5.    What is your favorite Theosophical book and why?

I like books which inspire for a deeper understanding of the principles of spiritual life and Self Realization: Light on the Path, The Voice of the Silence, Practical Occultism, and Letters from the Masters of Wisdom. I study these books again and again together with the Bhagavad-Gita, Vivekachudamani (The crest jewel of discrimination by Shankaracharia) and the Dhamapada by the Buddha.

6.    What in your opinion is the biggest challenge the TS Adyar (as an organization) is facing at the moment?

To be more involved and creative in preparing a dynamic leadership which can present Theosophy in new and inspiring forms, emphasizing the practical side of Theosophy in making life and relationships more meaningful and harmonious.

7.  Is there anything you would wish for the future of the Theosophical Movement?

That the rich treasures of knowledge and wisdom in the TS will find ways to the hearts of the younger generation.





Ed Abdill

1.     What’s your name, where are you from and how long have you been a member of the TS?

Ed Abdill from New York City. I’ve been a member of the TS since 1959.

2.     Are you active in your Lodge/Section and if so, what do you do?

I am active in the NYTS and the Theosophical Society in America. I lecture for the Society throughout the United States and internationally. I wrote The Secret Gateway – Modern Theosophy and the Ancient Wisdom Tradition to give a contemporary overview of Theosophical philosophy.

3.     How did you first learn about Theosophy or come in contact with the Society?

I learned about Theosophy from a Spanish language teacher in 1955. For a conversation exam I spoke about an essay I wrote in high school on comparative religion. Next day she gave me a pamphlet written in Spanish. It was about Theosophy. More on this is in a preface of The Secret Gateway.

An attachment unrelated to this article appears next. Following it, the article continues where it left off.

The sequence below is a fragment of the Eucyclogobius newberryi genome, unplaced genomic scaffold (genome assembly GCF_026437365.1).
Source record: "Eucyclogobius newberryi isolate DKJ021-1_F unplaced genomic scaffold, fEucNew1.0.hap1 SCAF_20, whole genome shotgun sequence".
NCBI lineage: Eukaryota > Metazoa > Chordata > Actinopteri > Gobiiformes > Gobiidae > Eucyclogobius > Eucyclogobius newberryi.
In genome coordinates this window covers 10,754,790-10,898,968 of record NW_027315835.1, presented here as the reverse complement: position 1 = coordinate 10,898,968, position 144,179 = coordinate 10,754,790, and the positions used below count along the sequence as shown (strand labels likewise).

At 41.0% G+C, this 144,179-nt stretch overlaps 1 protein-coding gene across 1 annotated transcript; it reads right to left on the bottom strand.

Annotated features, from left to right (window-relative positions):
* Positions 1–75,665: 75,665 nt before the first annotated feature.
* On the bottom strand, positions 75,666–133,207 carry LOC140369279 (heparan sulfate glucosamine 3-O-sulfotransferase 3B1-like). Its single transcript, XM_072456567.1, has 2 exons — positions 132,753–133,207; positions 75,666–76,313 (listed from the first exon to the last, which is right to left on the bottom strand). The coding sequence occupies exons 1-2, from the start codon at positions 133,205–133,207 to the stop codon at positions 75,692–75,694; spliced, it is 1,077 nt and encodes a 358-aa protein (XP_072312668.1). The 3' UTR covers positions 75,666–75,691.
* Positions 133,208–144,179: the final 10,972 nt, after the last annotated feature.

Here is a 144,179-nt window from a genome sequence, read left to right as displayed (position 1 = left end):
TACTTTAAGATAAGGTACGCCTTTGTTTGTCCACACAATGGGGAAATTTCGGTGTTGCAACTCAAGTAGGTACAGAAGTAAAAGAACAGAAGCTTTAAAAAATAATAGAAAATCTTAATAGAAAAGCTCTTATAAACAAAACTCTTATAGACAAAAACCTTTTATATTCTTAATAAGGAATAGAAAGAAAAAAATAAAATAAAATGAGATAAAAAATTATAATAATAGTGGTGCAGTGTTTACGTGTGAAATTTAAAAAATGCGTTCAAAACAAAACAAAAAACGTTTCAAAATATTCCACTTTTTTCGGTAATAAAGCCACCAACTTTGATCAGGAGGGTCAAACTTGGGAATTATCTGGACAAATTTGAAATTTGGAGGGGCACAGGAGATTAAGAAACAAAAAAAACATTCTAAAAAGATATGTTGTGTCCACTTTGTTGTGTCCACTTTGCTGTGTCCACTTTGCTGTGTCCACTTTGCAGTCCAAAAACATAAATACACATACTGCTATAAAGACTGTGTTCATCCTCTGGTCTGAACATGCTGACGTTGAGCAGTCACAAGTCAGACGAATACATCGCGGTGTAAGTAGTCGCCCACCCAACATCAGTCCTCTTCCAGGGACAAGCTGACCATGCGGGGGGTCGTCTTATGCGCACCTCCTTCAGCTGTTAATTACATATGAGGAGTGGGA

4.     What does Theosophy mean to you?

Theosophy means everything to me. It appeals to my mind and heart, and while it has, in Blavatsky’s words, not solved the riddles of the universe, it has lifted a corner of the veil. I take to heart H. P. B ’s warning that we cannot expect to “get it” in words. The words appeal to “the higher faculties,” toward truth that can flash on the mind as insight.

5.   What is your favourite Theosophical book and why?

The Voice of the Silence is my favourite because it appeals to spiritual Intuition. Some of its poetry would make Shakespeare jealous.

6.    What in your opinion is the biggest challenge the TS Adyar  (as an organization) is facing at the moment?

Perhaps the biggest challenge to the TS Adyar and all Theosophical organizations is find ways to help people understand that Theosophical principles are practical, common sense, and applicable in daily life. The didactic method was used in the past and still has some use, but the challenge is to help people focus their minds in such a way that they get flashes of understanding within themselves. It seems to me that is the only way Theosophy can become a living force in the world, a force that is not a creed but a guide to harmonious living.

7.  Is there anything you would wish for the future of the Theosophical Movement?